Here’s looking at Flickr – more than 3 million views

To celebrate cracking the 3 million views mark on our Flickr photostream, here are some photos to capture your imagination.

Our most interesting image, as Flickr sees it:

Hospital corner, winter morning 1960s
Hospital corner, winter morning 1960s 1959-1960s This scene was photographed by my father and features a PA Vauxhall Velox with bicycle protruding from the boot. Flickr: HW08-D-013-Hospital_Cnr Heritage Week 2008 Competition Entry Highly commended – 1960s category

Some more in the “interesting” section:

Storytime at the Library
Storytime at the Library Storytime at the children’s section of the Canterbury Public Library still has lots of appeal with city youngsters during the school holidays. Here Margaret McPherson (Children’s Librarian) reads to a group Apeared in the Christchurch Star Home edition 13 May 1968 page3 Flickr: CCL-Star-525
A Standard Vanguard Phase III shown being assembled
A Standard Vanguard Phase III shown being assembled At the assembly plant of Motor Assemblies South Island Ltd in Tuam Street, between Barbadoes and Madras Streets, Christchurch circa 1960 Flickr: Reference: CCL-KPCD-11-048 From the Canterbury Progress League Archives, Christchurch City Libraries Archive 72

Our most viewed image:

Flooded Avon River on Oxford Terrace
Flooded Avon River on Oxford Terrace Wednesday 5 March 2014. Flickr: 2014-03-05-IMG_2335

And a few more that have clocked up many looks:

Harewood Airport
Harewood Airport 1954 Staff from No. 4 Hanger. Name of aircraft “PEHO” (D.C 3). This plane was built 20 March 1945 as a freighter for the RNZAF for use as a paratrooper.  Flickr: HWC08-UR-030a Heritage Week 2008 Competition Entry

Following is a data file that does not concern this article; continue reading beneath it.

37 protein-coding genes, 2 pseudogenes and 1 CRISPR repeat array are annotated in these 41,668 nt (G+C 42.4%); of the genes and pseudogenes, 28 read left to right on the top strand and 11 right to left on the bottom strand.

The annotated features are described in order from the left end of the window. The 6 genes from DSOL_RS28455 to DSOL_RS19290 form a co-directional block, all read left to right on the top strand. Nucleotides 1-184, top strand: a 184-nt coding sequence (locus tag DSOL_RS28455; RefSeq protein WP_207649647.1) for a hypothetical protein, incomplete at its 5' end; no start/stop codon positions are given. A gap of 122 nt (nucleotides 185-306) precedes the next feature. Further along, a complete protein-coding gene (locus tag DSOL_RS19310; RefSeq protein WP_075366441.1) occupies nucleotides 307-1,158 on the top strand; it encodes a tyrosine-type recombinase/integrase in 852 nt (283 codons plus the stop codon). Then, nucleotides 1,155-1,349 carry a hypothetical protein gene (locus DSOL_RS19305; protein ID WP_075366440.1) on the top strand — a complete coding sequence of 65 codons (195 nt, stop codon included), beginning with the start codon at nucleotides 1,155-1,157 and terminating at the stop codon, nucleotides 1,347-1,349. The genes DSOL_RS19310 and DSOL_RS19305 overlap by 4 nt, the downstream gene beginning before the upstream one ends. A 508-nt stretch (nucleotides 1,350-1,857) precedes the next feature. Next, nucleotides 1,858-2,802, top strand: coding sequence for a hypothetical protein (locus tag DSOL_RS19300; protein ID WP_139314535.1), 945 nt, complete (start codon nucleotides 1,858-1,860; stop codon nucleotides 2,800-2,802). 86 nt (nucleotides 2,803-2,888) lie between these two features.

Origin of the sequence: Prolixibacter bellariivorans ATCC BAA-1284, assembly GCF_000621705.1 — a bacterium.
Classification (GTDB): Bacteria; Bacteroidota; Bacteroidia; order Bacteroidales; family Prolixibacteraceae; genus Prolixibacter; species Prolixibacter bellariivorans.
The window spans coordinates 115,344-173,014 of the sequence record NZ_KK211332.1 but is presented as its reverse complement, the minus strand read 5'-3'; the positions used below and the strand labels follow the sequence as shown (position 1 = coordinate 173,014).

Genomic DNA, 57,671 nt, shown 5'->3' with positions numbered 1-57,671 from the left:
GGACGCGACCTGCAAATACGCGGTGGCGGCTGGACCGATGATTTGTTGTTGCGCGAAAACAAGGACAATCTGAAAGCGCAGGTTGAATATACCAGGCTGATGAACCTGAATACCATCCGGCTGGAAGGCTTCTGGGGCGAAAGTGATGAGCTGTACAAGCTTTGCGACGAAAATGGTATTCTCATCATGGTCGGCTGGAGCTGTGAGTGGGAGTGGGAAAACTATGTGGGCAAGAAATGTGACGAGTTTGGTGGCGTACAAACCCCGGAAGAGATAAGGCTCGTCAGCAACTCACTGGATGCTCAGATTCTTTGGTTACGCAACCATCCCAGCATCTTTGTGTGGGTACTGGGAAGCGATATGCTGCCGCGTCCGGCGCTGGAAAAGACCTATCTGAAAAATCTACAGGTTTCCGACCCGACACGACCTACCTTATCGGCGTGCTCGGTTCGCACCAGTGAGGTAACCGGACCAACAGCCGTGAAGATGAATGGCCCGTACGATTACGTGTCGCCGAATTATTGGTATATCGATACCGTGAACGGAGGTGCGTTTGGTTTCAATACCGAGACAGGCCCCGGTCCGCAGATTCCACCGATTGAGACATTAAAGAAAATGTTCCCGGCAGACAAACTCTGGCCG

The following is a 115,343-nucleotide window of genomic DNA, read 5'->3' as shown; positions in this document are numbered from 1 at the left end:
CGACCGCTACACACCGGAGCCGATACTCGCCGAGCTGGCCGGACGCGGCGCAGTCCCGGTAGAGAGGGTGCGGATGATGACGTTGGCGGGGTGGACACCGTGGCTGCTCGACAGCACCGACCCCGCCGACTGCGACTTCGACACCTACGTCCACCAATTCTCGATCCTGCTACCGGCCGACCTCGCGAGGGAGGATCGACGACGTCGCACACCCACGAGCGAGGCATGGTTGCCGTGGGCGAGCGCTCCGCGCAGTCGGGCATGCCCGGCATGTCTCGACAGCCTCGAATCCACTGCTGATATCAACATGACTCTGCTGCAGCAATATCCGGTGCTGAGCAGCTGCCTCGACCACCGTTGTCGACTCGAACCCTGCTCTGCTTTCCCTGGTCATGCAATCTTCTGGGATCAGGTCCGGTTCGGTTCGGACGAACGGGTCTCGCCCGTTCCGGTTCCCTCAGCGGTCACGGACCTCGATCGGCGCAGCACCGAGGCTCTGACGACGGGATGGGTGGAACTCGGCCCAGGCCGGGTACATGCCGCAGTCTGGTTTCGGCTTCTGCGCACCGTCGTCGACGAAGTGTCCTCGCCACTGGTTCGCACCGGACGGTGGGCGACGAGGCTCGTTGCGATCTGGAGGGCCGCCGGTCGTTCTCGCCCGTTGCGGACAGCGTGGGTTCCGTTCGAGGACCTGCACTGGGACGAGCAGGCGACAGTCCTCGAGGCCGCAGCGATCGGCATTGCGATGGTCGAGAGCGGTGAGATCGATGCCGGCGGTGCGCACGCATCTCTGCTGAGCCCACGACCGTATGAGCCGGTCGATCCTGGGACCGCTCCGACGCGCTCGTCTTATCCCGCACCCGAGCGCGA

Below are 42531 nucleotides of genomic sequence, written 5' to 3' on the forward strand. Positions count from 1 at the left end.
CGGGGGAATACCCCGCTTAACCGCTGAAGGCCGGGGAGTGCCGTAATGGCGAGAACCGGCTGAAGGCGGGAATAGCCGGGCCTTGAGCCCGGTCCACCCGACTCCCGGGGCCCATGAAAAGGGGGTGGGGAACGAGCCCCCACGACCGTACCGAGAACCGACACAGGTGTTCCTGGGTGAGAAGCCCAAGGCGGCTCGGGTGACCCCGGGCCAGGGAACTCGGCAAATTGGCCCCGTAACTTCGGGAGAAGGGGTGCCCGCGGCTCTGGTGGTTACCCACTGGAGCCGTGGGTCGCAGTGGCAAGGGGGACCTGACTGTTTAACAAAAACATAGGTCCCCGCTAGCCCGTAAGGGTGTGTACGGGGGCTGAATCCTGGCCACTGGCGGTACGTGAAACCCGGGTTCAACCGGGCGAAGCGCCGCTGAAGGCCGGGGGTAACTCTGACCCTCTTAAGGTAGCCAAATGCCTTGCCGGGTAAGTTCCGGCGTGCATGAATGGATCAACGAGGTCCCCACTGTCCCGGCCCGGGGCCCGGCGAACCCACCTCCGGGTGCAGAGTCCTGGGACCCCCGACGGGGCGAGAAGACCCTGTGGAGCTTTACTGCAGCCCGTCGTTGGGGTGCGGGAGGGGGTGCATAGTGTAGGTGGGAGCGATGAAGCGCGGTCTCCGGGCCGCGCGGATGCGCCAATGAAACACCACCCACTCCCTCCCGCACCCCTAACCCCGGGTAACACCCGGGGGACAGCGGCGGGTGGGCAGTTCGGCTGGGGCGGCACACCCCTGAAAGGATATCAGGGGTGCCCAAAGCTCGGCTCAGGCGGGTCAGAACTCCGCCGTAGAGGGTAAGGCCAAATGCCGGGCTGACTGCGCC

Bibliographic Services
Bibliographic Services November 1993 Flickr: CCL-150-403

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Ugly Sisters?

Cover: Mansfield ParkWhy do some characters in novels become favourites while others are largely ignored, overshadowed by the more likeable creations who immediately spring to mind when their authors’ names are mentioned?

In The Guardian recently several writers named some of the female characters they feel are not so well-loved as they might be and it’s an interesting list. Everyone loves Elizabeth Bennet from Pride and Prejudice, but for John Mullan Fanny Price from Mansfield Park is a more ‘audacious’ creation.

The choice of Brontë heroine can be very revealing but it’s generally between Jane Eyre and Catherine Earnshaw from Wuthering Heights. Personally I’m  Team Catherine despite her being “too mischievous and wayward for a favourite”. Or perhaps because of it.  Tessa Hadley finds Lucy Snowe from Villette “a fascinating mixture of abjection with appetite”.  I find her unbearably sad but the story must have something because that great writer Alan Hollinghurst thought she was interesting enough to retell it in The Folding Star.

cover: Tess of the D'UrbervillesFavourite Thomas Hardy heroines might be based on who played them in the movie version. Perhaps that’s  just me – trivial enough for anything. Fond but very distant memories of Julie Christie as Bathsheba Everdene in Far From the Madding Crowd battle with Natassja Kinski’s beautiful and pitiful Tess Durbeyfield in Tess of the D’Urbervilles.  It’s got to be Tess – spurned by that pill Angel Clare even if he did try to make it up later on.  Margaret Drabble must be unswayed by Kate Winslet’s portrayal of Sue Bridehead from Jude the Obscure because Drabble was captivated by “one of the great characters of the 19th-century novel” at the age of 17, when she first read the book.

I haven’t read all of Proust (after Ulysses? Perhaps. Perhaps not). Nor have I seen the film adaptation of A la Recherche du Temps Perdu. So I cannot comment on Philip Hensher‘s opinion of Madame Verdun from that 3000 page masterpiece. I do like the sound of her though; according to Hensher “she’s shockingly vulgar and loves a good gossip”. My kind of gal.

Book cover of Little WomenKathryn Hughes picked Margaret Hale from North and South and I am in full agreement. Cranford is all very well and Miss Matty is endearing but Margaret is worthy of real admiration. Useless parents, uprooted from a nice life at a whim, forced to minister to the poor of a large Victorian industrial city – she copes with it all with strength and grace.

Most controversial of all might be Lucy Mangan‘s choice of Meg Marsh from Little Women. Not Jo. Or even Beth. I’m not sure if Amy was anyone else’s favourite but she was mine – keen on clothes and pickled limes. But Meg – mother of Demi-John and others I can’t remember the names of, failure at jam making, sensible and more than a bit boring.

Do you have a favourite literary character who has missed out on the adulation they deserve?